Rhymesayers Entertainment is not usually the first label that comes to mind when the word “controversial” comes up, but 2020 will be remembered long after it has gone for being a year where everything we thought we knew was different or wrong from our preconceptions. To list the entire litany of accusations against them would be longer than this review but this article is a good place to get up to speed. In case that link breaks now or in the future here’s a quick summary — former Rhymesayers artist Psalm One accused the label of grooming groupies, promoting white artists at the expense of those of color, and creating a “boys club” where misogyny and homophobia were the norm. Initially the accusations didn’t get the attention they merited, but after #SpeakingOut spread through multiple forms of entertainment (movies, music, etc.) the renewed allegations saw Rhymesayers cut ties with Prof and deM atlaS in an attempt to clean house.
Much as I would have liked to review Sa-Roc’s new album “The Sharecropper’s Daughter” without ever addressing the topic, it would be a disservice not to give this album its proper context. It comes at a time when having had their public image tarnished, and at a time when they would clearly benefit from sidelining the white men on their label to promote a black woman instead. Without Psalm One’s presence, Sa-Roc was the “ready to go” choice, having the lyrical skill and formidable personality to be in the spotlight, even if she was only the second women to sign with the label. In other words, Assata Perkins was the right choice because she was the ONLY choice. That leaves her in the unfortunate place of appearing to be a PR move instead of the fully fleshed out creative soul that she is.
The first time I heard “Lay It Down” I was immediately struck by the use of Danielle Licari’s “Concerto Pour Une Voix.” Although it was never released as a single, Wyclef Jean’s “Apocalypse” from “The Carnival” rocked the exact same sample, and the operatic backdrop has haunted my mind ever since. The production here makes it obvious that the source is the same but in classic Missy Elliott fashion she puts that thang down, flips it and reverses it. “I ain’t never had no diamond rings or the finger things but I’m still rocking my crown” declares Roc with unapologetic confidence. “Getting freedom from these bars like JoAnne Chesimard/Trying to sing unburied like I’m Jesmyn Ward.” Those are heavy references to unpack but as tracks like “Goddess Gang” show she’s not about to come light in any respect.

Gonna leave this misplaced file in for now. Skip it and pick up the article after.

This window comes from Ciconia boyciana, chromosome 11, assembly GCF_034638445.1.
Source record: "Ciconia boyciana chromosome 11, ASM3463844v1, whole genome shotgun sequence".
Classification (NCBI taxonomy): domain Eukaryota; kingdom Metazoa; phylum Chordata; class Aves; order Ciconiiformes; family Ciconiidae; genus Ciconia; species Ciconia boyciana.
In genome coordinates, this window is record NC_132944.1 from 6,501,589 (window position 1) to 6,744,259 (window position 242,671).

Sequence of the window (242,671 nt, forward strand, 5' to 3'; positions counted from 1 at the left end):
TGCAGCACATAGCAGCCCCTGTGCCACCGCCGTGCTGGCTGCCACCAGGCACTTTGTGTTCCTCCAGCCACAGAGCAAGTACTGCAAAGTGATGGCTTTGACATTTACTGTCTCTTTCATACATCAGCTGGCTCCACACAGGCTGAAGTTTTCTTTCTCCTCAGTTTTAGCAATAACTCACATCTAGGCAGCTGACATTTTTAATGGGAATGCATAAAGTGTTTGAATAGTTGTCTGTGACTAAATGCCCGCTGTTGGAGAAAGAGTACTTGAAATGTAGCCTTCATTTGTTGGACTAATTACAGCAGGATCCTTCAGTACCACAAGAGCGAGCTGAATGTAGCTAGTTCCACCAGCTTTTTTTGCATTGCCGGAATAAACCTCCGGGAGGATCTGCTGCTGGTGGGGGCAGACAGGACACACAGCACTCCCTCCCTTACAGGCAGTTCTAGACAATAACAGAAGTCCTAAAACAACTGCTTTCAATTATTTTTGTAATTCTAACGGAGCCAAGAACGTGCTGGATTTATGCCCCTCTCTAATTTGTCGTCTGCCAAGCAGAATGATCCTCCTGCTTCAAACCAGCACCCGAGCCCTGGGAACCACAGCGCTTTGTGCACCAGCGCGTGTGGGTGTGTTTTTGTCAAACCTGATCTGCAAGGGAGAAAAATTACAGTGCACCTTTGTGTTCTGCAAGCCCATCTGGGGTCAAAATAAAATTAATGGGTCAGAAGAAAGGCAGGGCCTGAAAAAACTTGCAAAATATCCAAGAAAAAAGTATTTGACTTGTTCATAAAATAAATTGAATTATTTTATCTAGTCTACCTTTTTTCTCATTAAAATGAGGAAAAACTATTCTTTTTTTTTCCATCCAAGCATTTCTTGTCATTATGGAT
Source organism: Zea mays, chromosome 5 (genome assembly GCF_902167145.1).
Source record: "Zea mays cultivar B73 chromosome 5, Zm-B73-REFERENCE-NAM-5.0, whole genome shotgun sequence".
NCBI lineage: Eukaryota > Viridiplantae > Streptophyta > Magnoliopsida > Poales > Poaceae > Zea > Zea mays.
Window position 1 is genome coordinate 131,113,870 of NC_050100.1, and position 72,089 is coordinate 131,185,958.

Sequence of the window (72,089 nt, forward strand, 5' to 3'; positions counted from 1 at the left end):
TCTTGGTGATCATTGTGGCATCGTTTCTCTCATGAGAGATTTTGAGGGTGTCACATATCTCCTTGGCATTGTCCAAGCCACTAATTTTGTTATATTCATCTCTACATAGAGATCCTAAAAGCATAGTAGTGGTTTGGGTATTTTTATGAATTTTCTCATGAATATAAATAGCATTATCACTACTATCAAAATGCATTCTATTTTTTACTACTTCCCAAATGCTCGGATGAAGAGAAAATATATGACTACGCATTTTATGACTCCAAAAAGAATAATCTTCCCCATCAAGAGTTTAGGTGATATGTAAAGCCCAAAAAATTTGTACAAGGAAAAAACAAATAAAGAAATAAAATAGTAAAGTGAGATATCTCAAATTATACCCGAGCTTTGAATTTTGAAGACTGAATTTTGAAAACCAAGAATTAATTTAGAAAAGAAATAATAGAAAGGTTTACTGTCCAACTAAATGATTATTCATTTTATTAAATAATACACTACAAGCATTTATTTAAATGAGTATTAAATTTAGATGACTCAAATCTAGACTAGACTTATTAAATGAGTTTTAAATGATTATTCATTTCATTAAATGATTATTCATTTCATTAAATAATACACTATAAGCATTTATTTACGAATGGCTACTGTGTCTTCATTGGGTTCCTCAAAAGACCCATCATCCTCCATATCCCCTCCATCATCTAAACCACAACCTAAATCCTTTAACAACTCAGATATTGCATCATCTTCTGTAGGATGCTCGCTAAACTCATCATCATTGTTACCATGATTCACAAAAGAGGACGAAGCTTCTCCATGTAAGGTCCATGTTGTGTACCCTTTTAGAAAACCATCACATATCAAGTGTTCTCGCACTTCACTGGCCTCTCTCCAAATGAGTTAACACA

“I can’t reveal my sources/might be a real rap sorceress” quips Sa-Roc, noting she’s “been through too much” and she’s “too grown to play around witch’all.” Who wants her to play? Grown up rap is just what we need. There’s too much playing as it is. If she’s inviting us to join her gang, I’ll get my Metro Transit pass renewed and head to wherever she be at. She’s not just asserting the confidence of a woman who has more to offer rap than her ass-ets though — she’s shaming the USA for their broken promises the same way Rhymesayers was shamed in 2020. “Tell the sound man get the levels up/it’s 40 and a mule, it’s time to settle up/I ain’t in a mood for the small talk.” That suits me fine.
If it weren’t for the strength of Sa-Roc’s flow and the conviction of her writtens “The Sharecropper’s Daughter” would be overshadowed by the problems of her imprint. Thankfully you won’t have to think twice about appreciating tracks like “The Black Renaissance” featuring Black Thought. He’s equal to how forceful she is and arguably ups the ante. “Dear white people I am not your negro/Yeah black people, y’all just got your hero/All these rap demons I’m about to Deebo.” Were it not for Tiny Lister’s unfortunate passing last week that punchline might not have been out of the norm, but it doesn’t take anything away from the high energy that Roc and Thought impart over the punchy piano and drum track. “The atom splitter, dark matter, enigmatic figure” is how Sa-Roc characterizes herself as she and Thought trade bars in the final verse and it’s incredibly apt.
There’s so much to like on Sa-Roc’s album that it’s a challenge to just pick apart individual tracks. Her delivery on the bass driven “Gold Leaf” pours over the instrumental like thick maple syrup, hypnotizing your ears as she spills from one bar to the next. The quiet storm R&B of “Something Real” is immediately up-ended by her Lady of Rage-esque bravado: “I’m not your typical rap chick, I’m pick of the litter.” Her “more widely known for my hippocampus than my hips or thighs” stance lets you know that she too won’t be defined by anything but her skills. If the “r(e)volution” will be televised, there’s no doubt Sa-Roc will be the one who hijacks the broadcast to do it.
It’s a relief to conclude a review of “The Sharecropper’s Daughter” by saying that Sa-Roc transcends the negativity that has encircled the Twin Cities rap scene. She may even be the figure that it needs to have it be reborn in a new decade with a completely fresh image. That’s an awful lot of weight to put on any man/woman/person’s shoulders, but she’s strong enough to handle it (R.I.P. Guru). It sucks that she’ll be called “the new Psalm One” for no good reason by some, when there’s no doubt that Assata Perkins is more than just the second woman on the label — she’s a fierce rapper who will take no shit from anyone, anywhere at any time.